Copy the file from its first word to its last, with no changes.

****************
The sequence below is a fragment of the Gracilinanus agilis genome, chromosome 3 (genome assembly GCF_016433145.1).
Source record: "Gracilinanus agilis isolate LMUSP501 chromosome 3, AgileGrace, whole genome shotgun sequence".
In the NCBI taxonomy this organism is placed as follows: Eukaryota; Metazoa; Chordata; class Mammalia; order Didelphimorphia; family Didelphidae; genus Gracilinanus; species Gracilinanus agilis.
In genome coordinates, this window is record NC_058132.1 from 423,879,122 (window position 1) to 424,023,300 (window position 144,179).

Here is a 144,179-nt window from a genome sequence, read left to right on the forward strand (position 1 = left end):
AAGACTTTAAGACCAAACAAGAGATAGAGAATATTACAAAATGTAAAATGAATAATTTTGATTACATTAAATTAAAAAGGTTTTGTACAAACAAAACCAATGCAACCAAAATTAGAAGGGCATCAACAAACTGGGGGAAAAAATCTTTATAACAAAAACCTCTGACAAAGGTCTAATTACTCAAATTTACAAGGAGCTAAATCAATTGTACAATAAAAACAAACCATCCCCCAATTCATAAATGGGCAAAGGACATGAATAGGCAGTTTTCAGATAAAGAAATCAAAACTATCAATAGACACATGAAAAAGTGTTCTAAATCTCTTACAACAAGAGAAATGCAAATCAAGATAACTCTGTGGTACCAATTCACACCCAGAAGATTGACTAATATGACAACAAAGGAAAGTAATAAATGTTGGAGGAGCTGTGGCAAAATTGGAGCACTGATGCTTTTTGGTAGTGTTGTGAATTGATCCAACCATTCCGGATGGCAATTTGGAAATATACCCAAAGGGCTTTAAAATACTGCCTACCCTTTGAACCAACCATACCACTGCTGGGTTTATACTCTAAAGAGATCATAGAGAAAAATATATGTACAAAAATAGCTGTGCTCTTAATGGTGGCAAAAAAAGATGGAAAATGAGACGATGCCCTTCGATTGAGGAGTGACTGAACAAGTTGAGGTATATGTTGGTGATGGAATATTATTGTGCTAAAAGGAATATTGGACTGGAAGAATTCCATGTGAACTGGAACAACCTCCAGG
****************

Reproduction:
The sequence below is a fragment of the Gracilinanus agilis genome, chromosome 3 (genome assembly GCF_016433145.1).
Source record: "Gracilinanus agilis isolate LMUSP501 chromosome 3, AgileGrace, whole genome shotgun sequence".
In the NCBI taxonomy this organism is placed as follows: Eukaryota; Metazoa; Chordata; class Mammalia; order Didelphimorphia; family Didelphidae; genus Gracilinanus; species Gracilinanus agilis.
In genome coordinates, this window is record NC_058132.1 from 423,879,122 (window position 1) to 424,023,300 (window position 144,179).

Here is a 144,179-nt window from a genome sequence, read left to right on the forward strand (position 1 = left end):
AAGACTTTAAGACCAAACAAGAGATAGAGAATATTACAAAATGTAAAATGAATAATTTTGATTACATTAAATTAAAAAGGTTTTGTACAAACAAAACCAATGCAACCAAAATTAGAAGGGCATCAACAAACTGGGGGAAAAAATCTTTATAACAAAAACCTCTGACAAAGGTCTAATTACTCAAATTTACAAGGAGCTAAATCAATTGTACAATAAAAACAAACCATCCCCCAATTCATAAATGGGCAAAGGACATGAATAGGCAGTTTTCAGATAAAGAAATCAAAACTATCAATAGACACATGAAAAAGTGTTCTAAATCTCTTACAACAAGAGAAATGCAAATCAAGATAACTCTGTGGTACCAATTCACACCCAGAAGATTGACTAATATGACAACAAAGGAAAGTAATAAATGTTGGAGGAGCTGTGGCAAAATTGGAGCACTGATGCTTTTTGGTAGTGTTGTGAATTGATCCAACCATTCCGGATGGCAATTTGGAAATATACCCAAAGGGCTTTAAAATACTGCCTACCCTTTGAACCAACCATACCACTGCTGGGTTTATACTCTAAAGAGATCATAGAGAAAAATATATGTACAAAAATAGCTGTGCTCTTAATGGTGGCAAAAAAAGATGGAAAATGAGACGATGCCCTTCGATTGAGGAGTGACTGAACAAGTTGAGGTATATGTTGGTGATGGAATATTATTGTGCTAAAAGGAATATTGGACTGGAAGAATTCCATGTGAACTGGAACAACCTCCAGG